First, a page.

Cervical Pain and Three Tips to Treat It

16th November 2019
Cervical pain can be caused by overload and cramps. It's usually associated with spending too many hours in front of a computer. In this article, we'll share various tips to relieve cervical pain.

You’ve probably experienced this annoying sensation while working or studying? All of a sudden you feel heaviness or pain in or around your neck or upper back. Although cervical pain has several different causes, the treatment is usually quite simple. In this article, we’ll share a few tips to help you relieve your cervical pain.

Cervical pain

Cervical pain is usually experienced around the neck and upper back (trapezius muscles). There are numerous causes of this type of pain, the following are a few examples:

  • Excessive training. Weightlifting, javelin, hammer throwing, and CrossFit are just a few of the sports that demand intense use of the deltoid, trapezoids and rotator muscles.
  • Sitting for too long. This is typical for people who spend hours sitting in the same position at the office. These professionals may end up adopting bad posture due to muscular fatigue and the overload of the trapezius muscles.
  • Bad posture. This is common in people who suffer from kyphosis, scoliosis and other disorders that affect the spine. If spine deviations are not corrected, cervical pain may occur on a regular basis.
  • Muscle cramps caused by excessive strain. This occurs after sleeping poorly and it’s usually caused by sudden movements that hyperextend the muscles in the neck.
  • Cervical pain may also be caused by the nervous system (pinched nerves). In these cases, however, it’s best to see your health care professional for a thorough examination.
Neck pain

Tips to treat cervical pain

Although it’s always best to consult with a professional in order to find solutions, sometimes, the pain can be treated easily. In most cases, pain is alleviated within two to three days. If you’re experiencing pain that lasts longer than three days, try the following tips:

Manual therapy and stretching

In most cases, manual therapy isn’t only a great way to alleviate cervical pain, it can also prevent it. When cervical pain is caused by muscular stress, performing self-massage and stretching may help to eliminate the toxins accumulated in the muscle fibers.

Find the area that hurts the most and press down perpendicularly. This helps to increase blood flow and reduce inflammation.

If you don’t know how to perform self-massage or if the pain doesn’t subside, consult with a physiotherapist. These professionals know how to locate and treat cervical pain effectively.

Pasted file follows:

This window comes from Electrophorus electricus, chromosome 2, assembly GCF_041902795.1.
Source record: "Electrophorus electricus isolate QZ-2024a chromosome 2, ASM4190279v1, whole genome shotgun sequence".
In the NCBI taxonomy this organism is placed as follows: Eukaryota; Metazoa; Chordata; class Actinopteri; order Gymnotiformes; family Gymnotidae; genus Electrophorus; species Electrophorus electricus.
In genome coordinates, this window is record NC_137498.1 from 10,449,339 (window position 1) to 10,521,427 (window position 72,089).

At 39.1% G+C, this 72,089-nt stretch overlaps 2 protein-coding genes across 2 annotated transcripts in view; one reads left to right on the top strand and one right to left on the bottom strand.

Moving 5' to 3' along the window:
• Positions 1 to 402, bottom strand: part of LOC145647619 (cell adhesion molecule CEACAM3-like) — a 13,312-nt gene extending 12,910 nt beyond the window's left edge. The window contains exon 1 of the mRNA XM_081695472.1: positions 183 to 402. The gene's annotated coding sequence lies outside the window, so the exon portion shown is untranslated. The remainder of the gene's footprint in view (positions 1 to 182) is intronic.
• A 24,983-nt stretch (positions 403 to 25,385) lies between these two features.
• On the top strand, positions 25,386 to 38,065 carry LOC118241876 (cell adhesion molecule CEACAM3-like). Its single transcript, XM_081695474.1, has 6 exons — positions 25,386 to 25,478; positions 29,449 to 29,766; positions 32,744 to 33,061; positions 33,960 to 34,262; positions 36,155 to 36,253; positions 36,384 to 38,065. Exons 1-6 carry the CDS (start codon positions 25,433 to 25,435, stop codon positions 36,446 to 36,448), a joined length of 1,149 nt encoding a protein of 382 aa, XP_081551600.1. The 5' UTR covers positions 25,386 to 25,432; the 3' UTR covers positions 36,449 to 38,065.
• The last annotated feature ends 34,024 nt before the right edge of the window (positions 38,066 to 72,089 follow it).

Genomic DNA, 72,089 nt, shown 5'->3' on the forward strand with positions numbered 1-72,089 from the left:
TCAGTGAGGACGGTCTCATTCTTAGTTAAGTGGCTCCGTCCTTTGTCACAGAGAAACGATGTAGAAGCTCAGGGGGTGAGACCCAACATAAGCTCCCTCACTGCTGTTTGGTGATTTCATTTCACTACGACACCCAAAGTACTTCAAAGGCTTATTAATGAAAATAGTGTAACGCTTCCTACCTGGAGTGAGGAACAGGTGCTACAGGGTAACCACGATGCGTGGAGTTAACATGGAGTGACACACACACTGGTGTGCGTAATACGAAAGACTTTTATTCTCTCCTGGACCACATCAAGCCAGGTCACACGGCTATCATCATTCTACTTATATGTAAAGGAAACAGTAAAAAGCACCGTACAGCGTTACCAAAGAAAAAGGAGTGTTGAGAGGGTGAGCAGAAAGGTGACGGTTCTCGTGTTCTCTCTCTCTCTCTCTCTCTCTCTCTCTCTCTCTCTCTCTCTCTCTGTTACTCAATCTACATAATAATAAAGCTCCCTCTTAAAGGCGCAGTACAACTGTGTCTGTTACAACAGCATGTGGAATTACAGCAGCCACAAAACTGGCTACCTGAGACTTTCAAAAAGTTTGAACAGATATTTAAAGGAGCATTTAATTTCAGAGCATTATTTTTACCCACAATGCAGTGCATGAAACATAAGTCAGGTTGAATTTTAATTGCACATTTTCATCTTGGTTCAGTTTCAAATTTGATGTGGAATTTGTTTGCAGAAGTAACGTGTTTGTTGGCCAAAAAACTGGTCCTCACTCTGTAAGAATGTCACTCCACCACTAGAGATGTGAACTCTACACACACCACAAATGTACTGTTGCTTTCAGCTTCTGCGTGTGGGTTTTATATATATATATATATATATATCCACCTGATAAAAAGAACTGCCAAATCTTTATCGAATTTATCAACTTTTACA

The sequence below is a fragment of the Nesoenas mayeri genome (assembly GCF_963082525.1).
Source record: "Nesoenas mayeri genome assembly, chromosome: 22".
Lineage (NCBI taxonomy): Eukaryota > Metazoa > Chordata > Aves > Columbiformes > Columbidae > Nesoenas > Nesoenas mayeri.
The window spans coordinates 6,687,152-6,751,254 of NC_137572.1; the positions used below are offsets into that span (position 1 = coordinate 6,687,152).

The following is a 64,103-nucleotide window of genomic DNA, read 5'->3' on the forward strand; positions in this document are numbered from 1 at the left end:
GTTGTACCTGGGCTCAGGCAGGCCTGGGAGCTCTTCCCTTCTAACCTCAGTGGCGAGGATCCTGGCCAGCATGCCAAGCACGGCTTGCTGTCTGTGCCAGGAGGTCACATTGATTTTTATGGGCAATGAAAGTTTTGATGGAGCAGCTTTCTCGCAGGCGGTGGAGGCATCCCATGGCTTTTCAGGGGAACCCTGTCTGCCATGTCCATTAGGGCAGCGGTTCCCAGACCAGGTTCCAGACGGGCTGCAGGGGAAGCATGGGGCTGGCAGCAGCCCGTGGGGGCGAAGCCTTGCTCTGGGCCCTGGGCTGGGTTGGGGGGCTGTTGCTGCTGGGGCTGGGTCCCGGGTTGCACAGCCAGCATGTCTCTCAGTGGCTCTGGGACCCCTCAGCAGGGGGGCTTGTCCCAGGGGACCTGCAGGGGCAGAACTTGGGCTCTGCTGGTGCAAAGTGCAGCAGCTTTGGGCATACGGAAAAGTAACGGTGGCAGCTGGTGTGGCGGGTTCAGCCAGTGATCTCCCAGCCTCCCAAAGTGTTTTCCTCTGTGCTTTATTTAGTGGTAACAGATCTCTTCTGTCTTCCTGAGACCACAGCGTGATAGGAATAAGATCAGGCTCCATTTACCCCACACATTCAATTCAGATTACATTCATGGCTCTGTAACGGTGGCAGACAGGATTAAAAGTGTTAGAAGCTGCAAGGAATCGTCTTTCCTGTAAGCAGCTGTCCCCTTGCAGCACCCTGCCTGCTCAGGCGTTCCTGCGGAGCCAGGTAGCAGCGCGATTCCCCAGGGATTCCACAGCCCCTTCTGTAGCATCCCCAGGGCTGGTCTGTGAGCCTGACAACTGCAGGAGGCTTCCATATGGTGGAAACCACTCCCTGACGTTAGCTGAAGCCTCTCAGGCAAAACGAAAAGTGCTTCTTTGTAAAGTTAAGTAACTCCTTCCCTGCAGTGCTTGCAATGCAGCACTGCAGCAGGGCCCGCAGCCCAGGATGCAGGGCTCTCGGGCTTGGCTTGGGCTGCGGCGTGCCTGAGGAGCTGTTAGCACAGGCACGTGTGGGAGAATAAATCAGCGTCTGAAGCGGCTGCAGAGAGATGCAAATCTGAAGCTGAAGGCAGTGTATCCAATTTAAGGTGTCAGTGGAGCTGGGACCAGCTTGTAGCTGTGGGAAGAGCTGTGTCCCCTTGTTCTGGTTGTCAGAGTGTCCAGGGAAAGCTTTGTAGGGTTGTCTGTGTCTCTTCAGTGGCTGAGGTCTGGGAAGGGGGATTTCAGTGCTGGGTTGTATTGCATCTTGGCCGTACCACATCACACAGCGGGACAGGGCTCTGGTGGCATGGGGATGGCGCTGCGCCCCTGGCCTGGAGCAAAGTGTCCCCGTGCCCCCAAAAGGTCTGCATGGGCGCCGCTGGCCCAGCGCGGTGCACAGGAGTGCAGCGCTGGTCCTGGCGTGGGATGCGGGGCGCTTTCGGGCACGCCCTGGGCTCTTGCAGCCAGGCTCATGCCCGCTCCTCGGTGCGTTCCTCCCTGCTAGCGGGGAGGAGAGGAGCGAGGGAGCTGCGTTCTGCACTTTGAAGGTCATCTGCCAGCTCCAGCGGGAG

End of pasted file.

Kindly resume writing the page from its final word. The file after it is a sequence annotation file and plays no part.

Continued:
Thermotherapy

Cold therapy is usually indicated for acute pain and heat therapy, on the other hand, is indicated to treat pain that lasted for a few days. Heat, such as through manual therapy, increases blood flow and it also helps to eliminate toxic metabolites. Hot water baths can help to relax muscles.

Anti-inflammatory creams

Anti-inflammatory creams that can be found over the counter in pharmacies can be a very effective way to treat neck pain and strains. Apply these creams two to three times each day in order to reduce the inflammation. 

Neck massage

Definite treatment of cervical pain

All the above are useful ways to treat cervical pain by yourself. In most cases, these methods will be all you need to alleviate pain. However, if you experience neck pain frequently or if the pain persists, it may be best to consult with a physiotherapist. They are trained and equipped to use effective techniques and manual therapy to reduce pain.

Physiotherapists sometimes use a technique called acupuncture. This consists of locating the trigger point, which is usually a cramp or a knot and then inserting a very fine needle. This helps to alleviate the cramp, instantly allowing the muscles to relax.

  • Häkkinen, A., Salo, P., Tarvainen, U., Wirén, K., & Ylinen, J. (2007). Effect of manual therapy and stretching on neck muscle strength and mobility in chronic neck pain. Journal of Rehabilitation Medicine, 39(7), 575–579. https://doi.org/10.2340/16501977-0094
  • Kohan, E. J., & Wirth, G. A. (2014). Anatomy of the Neck. Clinics in Plastic Surgery, 41(1), 1–6. https://doi.org/10.1016/j.cps.2013.09.016
  • Madsen, B. K., Søgaard, K., Andersen, L. L., Skotte, J., Tornøe, B., & Jensen, R. H. (2018). Neck/shoulder function in tension-type headache patients and the effect of strength training. Journal of Pain Research, 11, 445–454. https://doi.org/10.2147/JPR.S146050
  • Neck pain: Overview. (2019). Retrieved from https://www.ncbi.nlm.nih.gov/books/NBK338120/